Were I able to build a space elevator (ignoring for the moment that I can't due to current material science etc), what issues would there be relating to atmospheric conditions? Presumably it would be a very good lightning conductor. Would this be an issue? Could it actually be used for the capture of energy? My thoughts are that it might prevent the occurrence of lightning as any electrical buildup in its vicinity would be dissipated to earth by the conductor itself.

Also, it would provide a direct conductor from the solar wind down to the earth, so would there be a way of collecting energy from this? Could it be protected from this with a self-generated magnetic field?

  • $\begingroup$ It is an interesting question, but where does the space elevator bring us? $\endgroup$
    – Matthew
    Oct 22, 2017 at 9:55
  • $\begingroup$ @Matthew To GEO. $\endgroup$
    – gerrit
    Oct 22, 2017 at 10:38
  • $\begingroup$ @Matthew See here: en.wikipedia.org/wiki/Space_elevator $\endgroup$ Oct 22, 2017 at 12:44

2 Answers 2


According to "Space Elevator Technology and Research", John Knapman, International space Elevator Consortium, JBIS Vol 69 issue 6/7 pp.211-219; the major issues are ice, wind pressure (particularly in the troposphere where it can exceed 1kPascal) with electrical storms only being mentioned in respect of protecting payload and the climber solar panels. (This paper strongly references "Space Elevators: An Assessment of the Technological Feasibility and the Way Forward", Peter Swan et al; which may be a better source of information, but I don't have access to it)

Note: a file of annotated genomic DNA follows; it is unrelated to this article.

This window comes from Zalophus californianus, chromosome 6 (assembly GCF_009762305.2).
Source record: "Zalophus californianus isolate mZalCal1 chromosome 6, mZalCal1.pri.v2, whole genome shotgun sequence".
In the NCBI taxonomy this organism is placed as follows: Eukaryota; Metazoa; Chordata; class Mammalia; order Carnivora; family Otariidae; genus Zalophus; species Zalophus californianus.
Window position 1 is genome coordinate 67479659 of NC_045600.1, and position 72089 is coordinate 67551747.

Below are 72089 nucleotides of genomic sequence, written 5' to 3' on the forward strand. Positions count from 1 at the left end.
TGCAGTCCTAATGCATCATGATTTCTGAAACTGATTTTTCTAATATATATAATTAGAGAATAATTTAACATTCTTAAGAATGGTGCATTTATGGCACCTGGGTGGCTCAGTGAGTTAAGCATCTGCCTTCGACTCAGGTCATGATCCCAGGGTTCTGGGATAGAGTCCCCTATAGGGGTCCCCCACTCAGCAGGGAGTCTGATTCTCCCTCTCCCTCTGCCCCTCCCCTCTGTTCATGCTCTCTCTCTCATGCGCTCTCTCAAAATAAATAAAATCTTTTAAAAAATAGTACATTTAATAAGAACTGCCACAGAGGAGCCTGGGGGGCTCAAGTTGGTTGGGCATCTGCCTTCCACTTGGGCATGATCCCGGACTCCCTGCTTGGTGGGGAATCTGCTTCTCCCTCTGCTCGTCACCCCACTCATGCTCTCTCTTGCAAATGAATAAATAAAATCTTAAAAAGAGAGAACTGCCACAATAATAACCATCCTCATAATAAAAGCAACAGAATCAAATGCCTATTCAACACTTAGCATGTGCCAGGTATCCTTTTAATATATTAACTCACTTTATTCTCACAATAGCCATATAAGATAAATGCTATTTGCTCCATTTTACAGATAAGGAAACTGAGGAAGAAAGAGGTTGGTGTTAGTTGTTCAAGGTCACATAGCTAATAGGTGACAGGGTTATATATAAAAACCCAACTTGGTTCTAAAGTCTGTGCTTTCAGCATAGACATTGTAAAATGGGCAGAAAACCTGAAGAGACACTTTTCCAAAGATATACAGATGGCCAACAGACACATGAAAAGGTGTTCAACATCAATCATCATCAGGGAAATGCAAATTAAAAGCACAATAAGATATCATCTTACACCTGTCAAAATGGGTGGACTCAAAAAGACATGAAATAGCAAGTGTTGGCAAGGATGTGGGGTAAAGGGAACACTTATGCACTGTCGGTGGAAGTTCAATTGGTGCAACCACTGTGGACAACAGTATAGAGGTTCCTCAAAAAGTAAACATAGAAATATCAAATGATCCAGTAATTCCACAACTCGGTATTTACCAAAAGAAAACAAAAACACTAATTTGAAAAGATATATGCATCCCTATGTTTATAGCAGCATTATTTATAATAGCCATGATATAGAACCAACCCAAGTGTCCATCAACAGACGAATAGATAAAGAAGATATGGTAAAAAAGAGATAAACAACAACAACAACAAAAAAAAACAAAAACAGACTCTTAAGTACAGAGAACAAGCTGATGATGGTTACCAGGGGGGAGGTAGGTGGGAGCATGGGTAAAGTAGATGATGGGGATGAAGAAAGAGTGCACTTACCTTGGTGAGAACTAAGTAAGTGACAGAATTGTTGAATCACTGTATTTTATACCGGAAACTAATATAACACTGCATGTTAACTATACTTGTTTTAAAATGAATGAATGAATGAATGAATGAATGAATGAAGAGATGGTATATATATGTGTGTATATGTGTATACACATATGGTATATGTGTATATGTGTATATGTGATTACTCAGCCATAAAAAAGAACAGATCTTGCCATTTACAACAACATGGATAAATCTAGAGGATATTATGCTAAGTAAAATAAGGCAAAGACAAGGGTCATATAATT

Tether material is presumably NOT a good conductor, as beamed power is the "usual" method of powering the climbers - although a carbon nanotube cable to supply a self climbing fairing for the first 40km is considered.

IAC-13-D4.3.7 "How do Intense Magnetic Storms affect a Space Elevator" A.M. Jorgsen and S.E. Patmia may also be of interest


I have done some internet research on this before out of interest. I'll list the things I found or thought of that could effect a space tether bellow. Hopefully some one else with some real knowledge on the subject can give you an answer, I would also like to know what outside effects would affect a space tether.

  • Condensation: this could add a lot of extra weight, and cause a lot of water to run down the tether.
  • Earths magnetic field: if it is conductive and if you run power through it. It would generate electricity or force moving through the earths magnetic field
  • Lightning/electrostatic:
  • temperature: cable could expand and contract in different places at different speeds
  • Moon/tide: gravitation effect on the cable would change for different heights at different times of the day.
  • radio waves: If conductive I assume would act as a big antenna
  • wind, rain, ice: all your normal weather activity as well.

What I think would also be interesting with some of the effects on a space tether would be how you would stop small effects from building up and destroying the tether like happened in the Tacoma Bridge.

For example if the tether got a wave traveling up the tether created by tidal forces could if have harmonic build up? Would you need to add dampener like they do with tall buildings?


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